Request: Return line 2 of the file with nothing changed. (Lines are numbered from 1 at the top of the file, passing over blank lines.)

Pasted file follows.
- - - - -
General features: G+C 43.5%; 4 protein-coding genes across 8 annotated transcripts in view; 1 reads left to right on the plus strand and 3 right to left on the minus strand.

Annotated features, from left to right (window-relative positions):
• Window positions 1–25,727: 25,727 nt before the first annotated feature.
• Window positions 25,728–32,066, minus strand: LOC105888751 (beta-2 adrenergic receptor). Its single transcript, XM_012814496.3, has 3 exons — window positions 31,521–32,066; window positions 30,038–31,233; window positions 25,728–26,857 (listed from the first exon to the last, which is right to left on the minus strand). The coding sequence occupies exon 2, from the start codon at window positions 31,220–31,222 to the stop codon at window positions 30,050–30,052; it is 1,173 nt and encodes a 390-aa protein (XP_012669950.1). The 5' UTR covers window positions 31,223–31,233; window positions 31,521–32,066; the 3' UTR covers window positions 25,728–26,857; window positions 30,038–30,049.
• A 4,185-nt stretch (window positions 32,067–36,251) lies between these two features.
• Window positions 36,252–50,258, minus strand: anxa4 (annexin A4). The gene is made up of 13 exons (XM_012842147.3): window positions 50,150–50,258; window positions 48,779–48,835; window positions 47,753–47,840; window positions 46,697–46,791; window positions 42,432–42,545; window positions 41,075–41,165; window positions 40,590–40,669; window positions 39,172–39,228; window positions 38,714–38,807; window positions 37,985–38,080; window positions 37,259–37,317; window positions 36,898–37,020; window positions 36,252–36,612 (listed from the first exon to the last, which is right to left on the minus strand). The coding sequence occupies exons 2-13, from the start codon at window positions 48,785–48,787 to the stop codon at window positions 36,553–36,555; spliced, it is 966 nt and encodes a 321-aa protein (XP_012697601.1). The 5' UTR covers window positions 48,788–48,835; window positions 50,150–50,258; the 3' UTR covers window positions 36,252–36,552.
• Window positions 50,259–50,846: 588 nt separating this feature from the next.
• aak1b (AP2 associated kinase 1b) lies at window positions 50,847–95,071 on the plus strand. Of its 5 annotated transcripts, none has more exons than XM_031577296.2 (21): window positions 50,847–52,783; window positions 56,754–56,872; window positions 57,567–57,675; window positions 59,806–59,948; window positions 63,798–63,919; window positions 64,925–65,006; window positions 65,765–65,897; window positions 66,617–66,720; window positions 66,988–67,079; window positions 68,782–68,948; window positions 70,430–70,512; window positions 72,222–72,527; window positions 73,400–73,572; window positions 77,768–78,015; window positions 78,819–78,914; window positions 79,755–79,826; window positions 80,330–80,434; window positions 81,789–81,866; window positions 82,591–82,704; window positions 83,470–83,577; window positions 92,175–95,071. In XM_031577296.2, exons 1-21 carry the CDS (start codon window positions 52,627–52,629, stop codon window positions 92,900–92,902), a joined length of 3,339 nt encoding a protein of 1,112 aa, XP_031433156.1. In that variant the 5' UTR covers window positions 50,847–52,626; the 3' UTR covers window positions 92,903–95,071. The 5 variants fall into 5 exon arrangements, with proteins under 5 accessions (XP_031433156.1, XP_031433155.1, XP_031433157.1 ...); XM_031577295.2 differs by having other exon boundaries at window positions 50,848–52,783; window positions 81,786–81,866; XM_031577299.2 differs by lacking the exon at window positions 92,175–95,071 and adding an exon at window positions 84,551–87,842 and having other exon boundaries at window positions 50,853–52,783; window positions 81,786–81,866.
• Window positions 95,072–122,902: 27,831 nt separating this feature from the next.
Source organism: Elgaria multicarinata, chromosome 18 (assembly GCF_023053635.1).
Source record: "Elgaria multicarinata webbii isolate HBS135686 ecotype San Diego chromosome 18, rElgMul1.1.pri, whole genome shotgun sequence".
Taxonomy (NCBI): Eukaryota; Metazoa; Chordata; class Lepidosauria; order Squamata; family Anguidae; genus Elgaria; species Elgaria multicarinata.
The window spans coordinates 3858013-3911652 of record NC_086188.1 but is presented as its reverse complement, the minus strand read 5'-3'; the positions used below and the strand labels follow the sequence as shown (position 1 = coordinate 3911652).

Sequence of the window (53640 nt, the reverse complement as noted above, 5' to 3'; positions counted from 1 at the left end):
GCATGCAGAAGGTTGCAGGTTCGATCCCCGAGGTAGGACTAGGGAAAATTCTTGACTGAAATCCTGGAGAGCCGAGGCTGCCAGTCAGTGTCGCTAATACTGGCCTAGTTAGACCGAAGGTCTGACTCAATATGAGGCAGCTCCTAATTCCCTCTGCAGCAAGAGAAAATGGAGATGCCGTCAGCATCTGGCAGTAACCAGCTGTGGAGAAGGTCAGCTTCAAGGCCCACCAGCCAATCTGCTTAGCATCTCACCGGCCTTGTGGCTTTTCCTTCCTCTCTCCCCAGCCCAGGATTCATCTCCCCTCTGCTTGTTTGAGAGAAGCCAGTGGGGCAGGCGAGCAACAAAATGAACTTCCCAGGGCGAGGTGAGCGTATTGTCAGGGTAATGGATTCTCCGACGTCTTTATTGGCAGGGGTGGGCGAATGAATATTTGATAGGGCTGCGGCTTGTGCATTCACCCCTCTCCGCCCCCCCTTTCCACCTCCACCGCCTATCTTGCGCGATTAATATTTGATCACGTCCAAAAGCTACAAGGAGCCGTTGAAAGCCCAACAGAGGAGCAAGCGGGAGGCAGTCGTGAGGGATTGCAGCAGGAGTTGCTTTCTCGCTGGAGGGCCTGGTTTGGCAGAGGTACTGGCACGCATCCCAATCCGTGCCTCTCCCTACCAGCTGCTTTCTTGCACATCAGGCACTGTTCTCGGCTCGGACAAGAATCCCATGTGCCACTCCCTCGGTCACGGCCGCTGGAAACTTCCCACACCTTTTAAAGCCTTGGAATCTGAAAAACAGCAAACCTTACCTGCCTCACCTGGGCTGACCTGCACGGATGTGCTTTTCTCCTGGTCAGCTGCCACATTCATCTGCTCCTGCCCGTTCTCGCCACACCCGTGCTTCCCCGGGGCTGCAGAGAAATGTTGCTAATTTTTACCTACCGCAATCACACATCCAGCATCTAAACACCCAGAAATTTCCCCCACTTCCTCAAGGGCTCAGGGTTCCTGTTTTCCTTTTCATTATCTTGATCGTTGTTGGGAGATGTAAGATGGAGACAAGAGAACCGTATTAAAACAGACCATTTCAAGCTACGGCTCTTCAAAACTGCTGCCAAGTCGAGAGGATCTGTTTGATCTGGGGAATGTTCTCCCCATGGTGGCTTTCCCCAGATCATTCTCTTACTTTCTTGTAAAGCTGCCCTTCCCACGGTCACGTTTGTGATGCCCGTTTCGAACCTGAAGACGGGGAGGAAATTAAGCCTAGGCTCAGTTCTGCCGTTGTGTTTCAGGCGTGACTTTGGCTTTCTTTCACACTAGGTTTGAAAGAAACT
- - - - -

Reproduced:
Annotated features, from left to right (window-relative positions):